Asano’s 300 Samurai retainers were now Rōnin. Samurai without a master. 47 of their number vowed to avenge the death of the daimyō led by one Ōishi Kuranosuke, even though they knew it would cost them their lives.
The 47 Rōnin broke up and went their own way. Many became monks and tradesmen. Ōishi himself carried out the life of an inebriate and frequenter of geisha houses. He even went so far as to divorce a loyal wife of twenty years and send her away, so she would not be associated with the plot.
For nearly two years the 47, carried out the ruse. While drunk and insensate one Satsuma man went so far as to kick Ōishi in the face and spit on him, for the disgrace he had brought on the samurai caste. It was a grave breach of protocol which, under ordinary circumstances, would have cost the man his life. Little did anyone suspect, least of all Kira’s spies. It was all a massive head fake.
The chance for vengeance came in late January, 1703. Kira and the Shōgun’s officials had at last taken the bait and relaxed their defenses.
By this time there were 46 as the oldest, now in his eighties, dropped out of the plot. Forcing their way into Kira’s residence the official’s loyal samurai fought bravely, but were soon overwhelmed. Kira himself was found cowering in an outhouse and summarily decapitated.
The entire cohort now walked the ten or so miles past an astonished populace, to the Sengaku-ji Temple. The head was washed in a well and laid on Asano’s grave. And then they turned themselves in.
The authorities were in a quandary. These men had followed the warrior’s code and avenged the death of their master. They had also defied the will of the Shōgun. Letters of support began to arrive from an admiring public and so, it was decided. The 47 Rōnin would be spared the death by execution meted out to criminals. Shōgun Tokugawa Tsunayoshi, a man so horrified by cruelty to animals he once proclaimed it a capital offence to kill a dog, ordered the Rōnin to commit seppuku.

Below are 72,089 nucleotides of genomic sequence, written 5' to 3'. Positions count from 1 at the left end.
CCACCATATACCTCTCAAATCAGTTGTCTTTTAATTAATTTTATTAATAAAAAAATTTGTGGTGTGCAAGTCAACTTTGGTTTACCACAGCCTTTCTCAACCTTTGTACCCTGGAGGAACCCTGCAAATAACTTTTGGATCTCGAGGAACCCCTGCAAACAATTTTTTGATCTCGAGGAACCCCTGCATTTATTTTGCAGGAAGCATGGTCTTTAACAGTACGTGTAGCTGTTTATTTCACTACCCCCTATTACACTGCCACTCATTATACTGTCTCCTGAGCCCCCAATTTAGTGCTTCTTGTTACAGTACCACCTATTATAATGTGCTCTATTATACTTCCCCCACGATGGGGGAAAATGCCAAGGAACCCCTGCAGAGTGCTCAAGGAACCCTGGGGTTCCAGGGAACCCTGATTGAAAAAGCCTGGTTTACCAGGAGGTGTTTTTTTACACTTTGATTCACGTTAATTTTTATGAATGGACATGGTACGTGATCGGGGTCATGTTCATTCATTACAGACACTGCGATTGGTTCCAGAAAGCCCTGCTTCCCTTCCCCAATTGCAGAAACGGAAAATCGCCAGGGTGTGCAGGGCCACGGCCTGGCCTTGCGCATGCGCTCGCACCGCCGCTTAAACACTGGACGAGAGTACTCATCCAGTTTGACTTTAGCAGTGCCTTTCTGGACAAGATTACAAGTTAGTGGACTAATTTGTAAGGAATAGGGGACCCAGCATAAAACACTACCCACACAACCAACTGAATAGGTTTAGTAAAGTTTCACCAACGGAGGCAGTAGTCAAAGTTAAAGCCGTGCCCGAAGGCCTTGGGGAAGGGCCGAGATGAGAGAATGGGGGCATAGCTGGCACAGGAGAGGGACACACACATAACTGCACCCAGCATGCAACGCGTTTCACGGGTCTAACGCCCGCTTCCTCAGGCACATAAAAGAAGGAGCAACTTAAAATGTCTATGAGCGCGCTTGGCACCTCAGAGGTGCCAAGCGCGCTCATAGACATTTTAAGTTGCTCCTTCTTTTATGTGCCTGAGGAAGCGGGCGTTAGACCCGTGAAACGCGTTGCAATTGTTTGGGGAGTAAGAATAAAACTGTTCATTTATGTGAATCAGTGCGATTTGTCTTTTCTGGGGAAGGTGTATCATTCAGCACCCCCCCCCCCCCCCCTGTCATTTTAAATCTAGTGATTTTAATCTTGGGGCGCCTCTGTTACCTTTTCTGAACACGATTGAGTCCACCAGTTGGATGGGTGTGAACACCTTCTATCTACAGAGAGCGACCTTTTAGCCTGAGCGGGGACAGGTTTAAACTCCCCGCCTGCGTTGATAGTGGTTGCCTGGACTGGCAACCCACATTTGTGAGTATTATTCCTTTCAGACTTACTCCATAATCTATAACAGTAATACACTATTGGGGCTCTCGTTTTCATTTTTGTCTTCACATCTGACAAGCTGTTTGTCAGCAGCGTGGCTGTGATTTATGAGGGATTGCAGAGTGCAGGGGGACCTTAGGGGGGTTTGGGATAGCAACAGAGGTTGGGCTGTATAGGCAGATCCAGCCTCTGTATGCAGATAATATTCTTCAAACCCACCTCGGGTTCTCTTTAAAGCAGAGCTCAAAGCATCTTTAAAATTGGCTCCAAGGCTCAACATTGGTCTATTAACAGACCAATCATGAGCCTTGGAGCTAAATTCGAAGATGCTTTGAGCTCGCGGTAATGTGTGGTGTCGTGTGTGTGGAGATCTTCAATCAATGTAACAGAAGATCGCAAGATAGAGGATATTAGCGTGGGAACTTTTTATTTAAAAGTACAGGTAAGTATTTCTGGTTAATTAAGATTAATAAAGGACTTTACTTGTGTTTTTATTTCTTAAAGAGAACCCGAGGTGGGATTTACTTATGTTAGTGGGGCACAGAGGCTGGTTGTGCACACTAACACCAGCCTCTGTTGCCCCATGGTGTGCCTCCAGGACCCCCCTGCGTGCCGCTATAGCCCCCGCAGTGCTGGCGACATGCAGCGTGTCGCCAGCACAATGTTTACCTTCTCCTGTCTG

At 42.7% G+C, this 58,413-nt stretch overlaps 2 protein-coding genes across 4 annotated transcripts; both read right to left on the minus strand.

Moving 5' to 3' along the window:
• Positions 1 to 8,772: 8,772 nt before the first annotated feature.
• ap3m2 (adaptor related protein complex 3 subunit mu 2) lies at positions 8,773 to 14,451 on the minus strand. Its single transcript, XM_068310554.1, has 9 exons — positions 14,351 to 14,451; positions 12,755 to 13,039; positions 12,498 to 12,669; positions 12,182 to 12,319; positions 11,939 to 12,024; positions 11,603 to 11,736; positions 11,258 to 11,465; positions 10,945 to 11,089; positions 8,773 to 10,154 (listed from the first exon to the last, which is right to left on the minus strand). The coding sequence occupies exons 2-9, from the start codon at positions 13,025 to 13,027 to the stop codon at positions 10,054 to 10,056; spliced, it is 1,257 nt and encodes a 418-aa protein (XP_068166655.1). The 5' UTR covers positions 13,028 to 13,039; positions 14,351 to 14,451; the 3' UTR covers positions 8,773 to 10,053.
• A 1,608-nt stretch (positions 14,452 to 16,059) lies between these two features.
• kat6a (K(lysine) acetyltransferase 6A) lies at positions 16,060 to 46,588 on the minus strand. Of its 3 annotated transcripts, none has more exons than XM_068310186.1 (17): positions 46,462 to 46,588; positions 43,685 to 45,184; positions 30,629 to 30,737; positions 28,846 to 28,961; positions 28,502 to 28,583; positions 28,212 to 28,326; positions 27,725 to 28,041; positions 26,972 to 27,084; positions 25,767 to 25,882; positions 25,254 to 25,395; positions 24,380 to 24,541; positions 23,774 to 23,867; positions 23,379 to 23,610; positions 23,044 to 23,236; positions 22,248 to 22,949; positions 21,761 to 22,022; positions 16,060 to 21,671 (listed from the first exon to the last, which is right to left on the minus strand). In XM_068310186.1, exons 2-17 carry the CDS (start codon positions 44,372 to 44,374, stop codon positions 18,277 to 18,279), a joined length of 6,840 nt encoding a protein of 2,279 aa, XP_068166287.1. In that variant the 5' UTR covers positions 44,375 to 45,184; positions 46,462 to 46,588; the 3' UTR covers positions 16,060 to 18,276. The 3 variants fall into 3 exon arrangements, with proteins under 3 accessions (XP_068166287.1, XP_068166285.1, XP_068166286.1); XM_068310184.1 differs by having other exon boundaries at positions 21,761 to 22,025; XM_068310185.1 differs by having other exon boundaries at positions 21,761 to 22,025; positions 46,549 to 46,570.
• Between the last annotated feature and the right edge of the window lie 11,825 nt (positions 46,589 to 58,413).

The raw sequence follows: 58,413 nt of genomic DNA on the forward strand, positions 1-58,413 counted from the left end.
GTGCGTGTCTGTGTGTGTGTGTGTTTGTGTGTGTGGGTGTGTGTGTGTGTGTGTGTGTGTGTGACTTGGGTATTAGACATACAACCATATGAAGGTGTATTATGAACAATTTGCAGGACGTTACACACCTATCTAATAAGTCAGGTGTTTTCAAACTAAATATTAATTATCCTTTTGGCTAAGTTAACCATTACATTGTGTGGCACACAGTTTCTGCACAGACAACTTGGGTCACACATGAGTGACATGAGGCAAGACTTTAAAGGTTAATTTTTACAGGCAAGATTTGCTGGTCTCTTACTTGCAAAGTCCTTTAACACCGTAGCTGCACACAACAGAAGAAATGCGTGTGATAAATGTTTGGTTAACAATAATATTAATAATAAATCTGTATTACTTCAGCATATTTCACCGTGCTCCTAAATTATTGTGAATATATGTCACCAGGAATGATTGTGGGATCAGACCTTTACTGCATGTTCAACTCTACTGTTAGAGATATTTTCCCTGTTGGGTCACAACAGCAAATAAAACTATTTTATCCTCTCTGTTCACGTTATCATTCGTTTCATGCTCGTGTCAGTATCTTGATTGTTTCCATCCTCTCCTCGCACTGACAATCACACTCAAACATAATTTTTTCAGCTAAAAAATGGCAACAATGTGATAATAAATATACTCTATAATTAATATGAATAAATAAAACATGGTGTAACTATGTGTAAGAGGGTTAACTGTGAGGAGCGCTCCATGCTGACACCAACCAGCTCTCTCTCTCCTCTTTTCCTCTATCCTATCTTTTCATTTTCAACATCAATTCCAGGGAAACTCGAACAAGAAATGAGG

On March 20, 1703, 46 carried out the sentence and bared their bellies, to the blade. All were buried in death with their master in life, at the Sengaku-ji Temple. Terasaka Kichiemon alone was pardoned by the Shōgun, on account of his age. He was 15.
Sometime later the Satsuma man who had mocked and spat on a drunk visited Ōishi Kuranosuke’s grave and apologized, that he had ever doubted the heart of a samurai. And then he bared his belly to the blade and committed seppuku, right then and there. He too went to his rest Sengaku-ji shrine, along with the the 47 Rōnin.
Terasaka lived to the ripe old of 87 and then he too went his final rest, alongside his comrades.